Commentary: States Are Showing Washington How to Relieve Inflation

by Michael Lucci


Inflation continues to be the top concern for American voters going into the midterm elections. But rather than advancing responsible policies that will tame inflation, the federal government continues to pursue tax and spending plans that will raise the federal deficit, undermine growth, and do nothing to lower prices.

As the federal government has failed on economic policy, states have fought back against inflation with pro-growth tax and regulatory policies that provide a lesson for federal policymakers. Better managed states safeguarded their economies during the pandemic by taking a lighter approach to lockdowns. Perhaps unsurprisingly, a study from economists at the University of Chicago, the Heritage Foundation, and the Committee to Unleash Prosperity found that more open states, such as Utah, Florida, and Arkansas, performed much better than states that locked down, such as New York, New Jersey, California, and Illinois.

Since then, dozens of states have been busy enacting policies that increase supply rather than demand. In 2021 and 2022, 24 states cut their individual income taxes, corporate taxes, or both. Permanent income-tax rate reductions leave more dollars with residents and increase the incentive to work and invest rather than to consume. Even as the federal government caused the worst loss in the dollar’s purchasing power in 40 years, fiscally disciplined states have partially preserved family purchasing power by returning more dollars to taxpayers.

Several states made transformational tax reforms that will benefit them for years to come — especially as the country braces for a potential recession. In 2021, North Carolina passed a law to gradually drop its income-tax rate below 4 percent and to phase out its corporate income tax altogether. In 2022, Iowa, Mississippi, Arizona, and Georgia passed laws to transition from progressive income-tax structures to low, flat income-tax rates. Pennsylvania cut its corporate income tax in half from 9.99 percent to 4.99 percent. Oklahoma and Tennessee enacted full expensing for business investments, incentivizing capital expenditures in their states by allowing businesses to immediately write off investment costs. Still more states are gradually trimming tax rates. In contrast, the federal government plans to raise corporate taxes.


States can unlock additional price relief for their residents through regulatory reforms. Ohio passed a law that requires government officials to begin chopping away at state agency regulations, a reduction that will help tame regulatory costs. Once again, this is the opposite of the Biden administration’s approach. Ohio is also considering a law to recognize occupational licenses from other states to help ease labor shortages. Utah and Arizona have led 11 states in experimenting with regulatory sandboxes to allow for new business innovations that don’t fit within existing state regulatory codes.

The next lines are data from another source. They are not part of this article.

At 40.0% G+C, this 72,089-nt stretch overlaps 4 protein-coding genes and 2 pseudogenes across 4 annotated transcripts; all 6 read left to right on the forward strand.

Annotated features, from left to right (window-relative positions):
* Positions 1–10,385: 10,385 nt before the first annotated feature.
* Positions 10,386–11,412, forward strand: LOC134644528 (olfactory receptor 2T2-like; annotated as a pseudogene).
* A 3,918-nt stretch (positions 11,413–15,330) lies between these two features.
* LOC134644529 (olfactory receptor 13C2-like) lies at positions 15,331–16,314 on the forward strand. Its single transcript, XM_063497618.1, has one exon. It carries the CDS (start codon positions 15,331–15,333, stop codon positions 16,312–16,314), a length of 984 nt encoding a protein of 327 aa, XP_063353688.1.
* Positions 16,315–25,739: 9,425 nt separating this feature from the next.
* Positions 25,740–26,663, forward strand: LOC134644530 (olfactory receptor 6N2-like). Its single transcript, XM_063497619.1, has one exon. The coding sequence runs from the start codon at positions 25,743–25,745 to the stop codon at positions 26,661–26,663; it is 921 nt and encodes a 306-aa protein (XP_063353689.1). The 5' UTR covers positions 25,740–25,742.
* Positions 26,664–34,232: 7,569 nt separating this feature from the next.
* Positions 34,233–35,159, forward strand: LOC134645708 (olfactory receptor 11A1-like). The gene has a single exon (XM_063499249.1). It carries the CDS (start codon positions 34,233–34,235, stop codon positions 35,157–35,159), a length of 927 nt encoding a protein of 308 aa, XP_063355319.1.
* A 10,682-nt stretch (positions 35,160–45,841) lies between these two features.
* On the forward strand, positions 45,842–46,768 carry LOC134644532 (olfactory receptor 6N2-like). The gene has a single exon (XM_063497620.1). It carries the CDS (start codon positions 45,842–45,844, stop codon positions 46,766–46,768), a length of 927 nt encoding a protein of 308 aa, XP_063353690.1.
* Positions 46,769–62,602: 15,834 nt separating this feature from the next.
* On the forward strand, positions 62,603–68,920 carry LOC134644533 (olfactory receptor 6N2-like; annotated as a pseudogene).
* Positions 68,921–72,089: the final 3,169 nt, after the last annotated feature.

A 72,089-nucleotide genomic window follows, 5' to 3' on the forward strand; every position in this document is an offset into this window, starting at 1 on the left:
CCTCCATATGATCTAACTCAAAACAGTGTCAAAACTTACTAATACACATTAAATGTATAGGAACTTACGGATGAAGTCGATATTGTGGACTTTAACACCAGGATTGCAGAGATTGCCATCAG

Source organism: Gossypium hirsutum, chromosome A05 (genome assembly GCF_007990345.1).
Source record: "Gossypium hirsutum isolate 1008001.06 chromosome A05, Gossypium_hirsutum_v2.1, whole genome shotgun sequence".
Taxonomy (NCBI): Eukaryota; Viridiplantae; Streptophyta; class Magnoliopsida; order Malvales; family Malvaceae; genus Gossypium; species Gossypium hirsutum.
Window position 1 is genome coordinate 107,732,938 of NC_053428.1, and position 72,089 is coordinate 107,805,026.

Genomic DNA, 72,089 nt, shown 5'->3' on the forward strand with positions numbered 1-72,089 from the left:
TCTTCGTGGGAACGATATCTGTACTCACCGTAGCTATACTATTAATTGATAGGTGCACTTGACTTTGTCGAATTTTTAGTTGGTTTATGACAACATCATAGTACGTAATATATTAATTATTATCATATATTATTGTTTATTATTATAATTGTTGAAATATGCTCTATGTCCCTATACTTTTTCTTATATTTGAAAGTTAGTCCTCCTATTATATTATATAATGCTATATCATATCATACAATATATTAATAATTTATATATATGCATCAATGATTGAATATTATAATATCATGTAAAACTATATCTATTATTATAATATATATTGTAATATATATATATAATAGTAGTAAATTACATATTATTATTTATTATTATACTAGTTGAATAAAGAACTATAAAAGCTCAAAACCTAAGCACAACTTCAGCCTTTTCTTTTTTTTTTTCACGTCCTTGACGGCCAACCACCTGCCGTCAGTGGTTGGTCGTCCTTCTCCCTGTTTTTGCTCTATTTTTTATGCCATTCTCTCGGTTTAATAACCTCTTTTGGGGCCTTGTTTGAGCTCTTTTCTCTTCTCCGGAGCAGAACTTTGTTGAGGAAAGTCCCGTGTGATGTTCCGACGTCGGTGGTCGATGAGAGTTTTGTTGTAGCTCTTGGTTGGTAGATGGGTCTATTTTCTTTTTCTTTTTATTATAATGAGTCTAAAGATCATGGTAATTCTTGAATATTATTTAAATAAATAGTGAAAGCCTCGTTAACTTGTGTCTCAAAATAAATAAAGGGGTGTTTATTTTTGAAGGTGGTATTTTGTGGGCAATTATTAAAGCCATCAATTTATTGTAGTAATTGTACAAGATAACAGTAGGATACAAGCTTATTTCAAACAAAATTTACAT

States are on the front lines to bring more housing supply online. Homeownership and rent eat up one-third of consumer spending, and, even though the housing market is slowing, home prices are still up 18 percent over last year. States can incentivize urban areas to loosen up zoning and land use restrictions to allow for more housing supply. They can also ease regulations and fees that delay construction and increase prices. For example, Florida enacted a law to penalize bureaucratic delays on housing permits. At the local level, Phoenix, Arizona, implemented a system to allow businesses to get building permits approved within 24 hours. The more supply that can be built, the more slowly prices will rise.

The federal government ignited inflation and has failed to tame it. While inflation remains a federal responsibility, well-managed states can provide fiscal relief and increase the incentive both to invest and to increase production. Balanced budgets, pro-growth tax cuts, regulatory reforms, and zoning and land-use reforms will help offset the federal inflationary whirlwind — and provide a model for the federal government to get its house in order.

Applying principles of fiscally disciplined states can help solve federal problems. America’s tax code should incentivize work and investment rather than consumption. The federal regulatory code should be cut and capped to reduce regulatory costs. And most importantly, the federal government should move toward the state model of balanced budgets and fiscal restraint, bringing an end to the era of runaway federal spending and rampant inflation.

– – –

Michael Lucci is a senior policy advisor at State Policy Network.





Appeared at and reprinted from The American Spectator

Related posts